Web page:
Online Technology

Online Communities, Communities of Practice

Communities vs. Social Networks

These days “Social Media” has become a trigger word amongst the corporate world. The question is “what is social media?” Many seem to relate social media to Facebook-like social networking sites; others seem to think that they are blogs, Twitter, Flickr, YouTube, or similar type of content sharing Web 2.0 applications. Yet, answers to this question may still range from social collaboration sites (like Wikipedia, or Digg) to online communities. The question posed is what does this all mean? I believe that all the examples above are correct to a certain extent, and these are functional classifications of social media.

What is the difference between Social Networks and Communities though? Lets have a look by first defining these terms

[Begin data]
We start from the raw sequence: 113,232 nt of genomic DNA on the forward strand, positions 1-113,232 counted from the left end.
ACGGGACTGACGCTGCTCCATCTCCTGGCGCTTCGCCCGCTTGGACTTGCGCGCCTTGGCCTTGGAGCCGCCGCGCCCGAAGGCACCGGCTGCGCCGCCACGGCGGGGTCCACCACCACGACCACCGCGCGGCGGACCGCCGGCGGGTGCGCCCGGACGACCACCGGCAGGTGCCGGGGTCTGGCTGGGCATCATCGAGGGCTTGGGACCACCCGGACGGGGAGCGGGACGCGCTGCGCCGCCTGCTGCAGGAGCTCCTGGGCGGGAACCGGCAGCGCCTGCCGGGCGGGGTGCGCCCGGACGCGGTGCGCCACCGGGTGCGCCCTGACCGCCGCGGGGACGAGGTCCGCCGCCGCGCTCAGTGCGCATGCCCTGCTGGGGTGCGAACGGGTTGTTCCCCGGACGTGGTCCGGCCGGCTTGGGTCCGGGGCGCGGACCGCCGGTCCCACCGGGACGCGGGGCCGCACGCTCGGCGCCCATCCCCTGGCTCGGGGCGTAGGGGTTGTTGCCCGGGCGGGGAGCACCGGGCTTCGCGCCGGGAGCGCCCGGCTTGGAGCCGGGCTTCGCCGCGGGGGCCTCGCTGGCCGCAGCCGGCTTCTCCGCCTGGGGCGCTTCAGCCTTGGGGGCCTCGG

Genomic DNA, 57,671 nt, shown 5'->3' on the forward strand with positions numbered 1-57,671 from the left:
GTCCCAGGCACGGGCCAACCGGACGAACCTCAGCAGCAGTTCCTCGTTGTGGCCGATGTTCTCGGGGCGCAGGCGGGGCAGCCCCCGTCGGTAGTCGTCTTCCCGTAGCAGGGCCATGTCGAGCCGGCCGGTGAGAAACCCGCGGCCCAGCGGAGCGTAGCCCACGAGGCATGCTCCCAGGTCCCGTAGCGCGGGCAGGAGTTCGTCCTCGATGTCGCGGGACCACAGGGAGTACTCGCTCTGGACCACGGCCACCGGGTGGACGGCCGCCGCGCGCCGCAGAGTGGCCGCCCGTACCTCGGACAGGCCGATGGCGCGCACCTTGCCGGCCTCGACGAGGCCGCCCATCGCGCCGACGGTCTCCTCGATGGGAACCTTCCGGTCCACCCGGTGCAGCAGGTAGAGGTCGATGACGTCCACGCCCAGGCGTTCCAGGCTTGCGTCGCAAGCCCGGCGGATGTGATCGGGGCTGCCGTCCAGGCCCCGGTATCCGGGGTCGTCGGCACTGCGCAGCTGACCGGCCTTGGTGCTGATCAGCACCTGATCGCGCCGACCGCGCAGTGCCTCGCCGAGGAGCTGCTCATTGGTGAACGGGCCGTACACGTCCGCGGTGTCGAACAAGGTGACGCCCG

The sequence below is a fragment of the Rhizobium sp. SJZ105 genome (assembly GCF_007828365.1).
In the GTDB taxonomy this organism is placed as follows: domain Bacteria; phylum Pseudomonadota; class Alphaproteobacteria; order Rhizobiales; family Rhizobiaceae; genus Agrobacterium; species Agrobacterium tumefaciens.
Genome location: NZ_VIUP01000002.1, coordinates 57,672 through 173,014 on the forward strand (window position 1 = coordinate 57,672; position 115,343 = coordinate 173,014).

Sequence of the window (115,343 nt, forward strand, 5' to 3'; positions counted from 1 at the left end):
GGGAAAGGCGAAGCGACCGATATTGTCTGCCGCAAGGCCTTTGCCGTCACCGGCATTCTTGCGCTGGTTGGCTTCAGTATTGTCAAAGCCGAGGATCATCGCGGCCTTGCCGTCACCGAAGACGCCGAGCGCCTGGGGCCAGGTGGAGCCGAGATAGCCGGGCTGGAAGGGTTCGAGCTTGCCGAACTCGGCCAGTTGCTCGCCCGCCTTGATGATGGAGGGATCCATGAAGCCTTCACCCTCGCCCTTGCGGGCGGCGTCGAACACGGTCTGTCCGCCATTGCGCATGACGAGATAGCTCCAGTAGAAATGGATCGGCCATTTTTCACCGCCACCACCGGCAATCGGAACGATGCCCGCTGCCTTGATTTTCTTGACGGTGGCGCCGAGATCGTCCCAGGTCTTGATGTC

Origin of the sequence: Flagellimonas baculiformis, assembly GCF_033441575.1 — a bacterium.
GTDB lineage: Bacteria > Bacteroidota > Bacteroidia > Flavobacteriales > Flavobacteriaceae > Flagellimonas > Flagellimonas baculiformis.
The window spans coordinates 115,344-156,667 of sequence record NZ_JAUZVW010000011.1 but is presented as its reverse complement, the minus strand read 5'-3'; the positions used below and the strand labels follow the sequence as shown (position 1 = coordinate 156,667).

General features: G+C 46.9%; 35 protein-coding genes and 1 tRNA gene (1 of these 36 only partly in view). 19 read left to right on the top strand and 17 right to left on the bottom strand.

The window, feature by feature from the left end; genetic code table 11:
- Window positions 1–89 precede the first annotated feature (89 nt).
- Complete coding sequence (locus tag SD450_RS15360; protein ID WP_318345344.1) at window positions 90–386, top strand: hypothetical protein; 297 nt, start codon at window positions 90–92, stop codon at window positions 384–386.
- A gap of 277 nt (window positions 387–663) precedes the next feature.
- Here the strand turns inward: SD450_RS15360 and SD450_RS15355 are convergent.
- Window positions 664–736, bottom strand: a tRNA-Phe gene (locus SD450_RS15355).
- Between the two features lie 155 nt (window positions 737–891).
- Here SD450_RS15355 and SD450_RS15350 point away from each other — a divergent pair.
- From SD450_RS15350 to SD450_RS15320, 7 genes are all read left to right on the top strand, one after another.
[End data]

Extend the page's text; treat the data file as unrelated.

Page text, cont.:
Social networks:

Everyone has their own social network (whether online or offline). Everyone has friends, family, and people they are acquainted with through one way or another. An online social networking site simply makes our social networks visible to others who are not in our immediate network.

With this knowledge, it should be obvious why Facebook, Google+, and LinkedIn are social networks as opposed to communities.

“I have a friend request from some stranger on facebook and i delete it without looking at the profile because that doesn’t seem natural. ’cause friendship should not be as easy as that. it’s like people believe all you need to do is like the same bands in order to be soulmates. or books.omg… U like the outsiders 2… it’s like we’re the same person! no we’re not. it’s like we have the same english teacher. there’s a difference.”
― David Levithan,

Communities:

Unlike social networks, communities (both online and offline) are more interesting from a social perspective, because they often consist of people from all walks of life that seem to have no relationship at all. How do they form this common interest?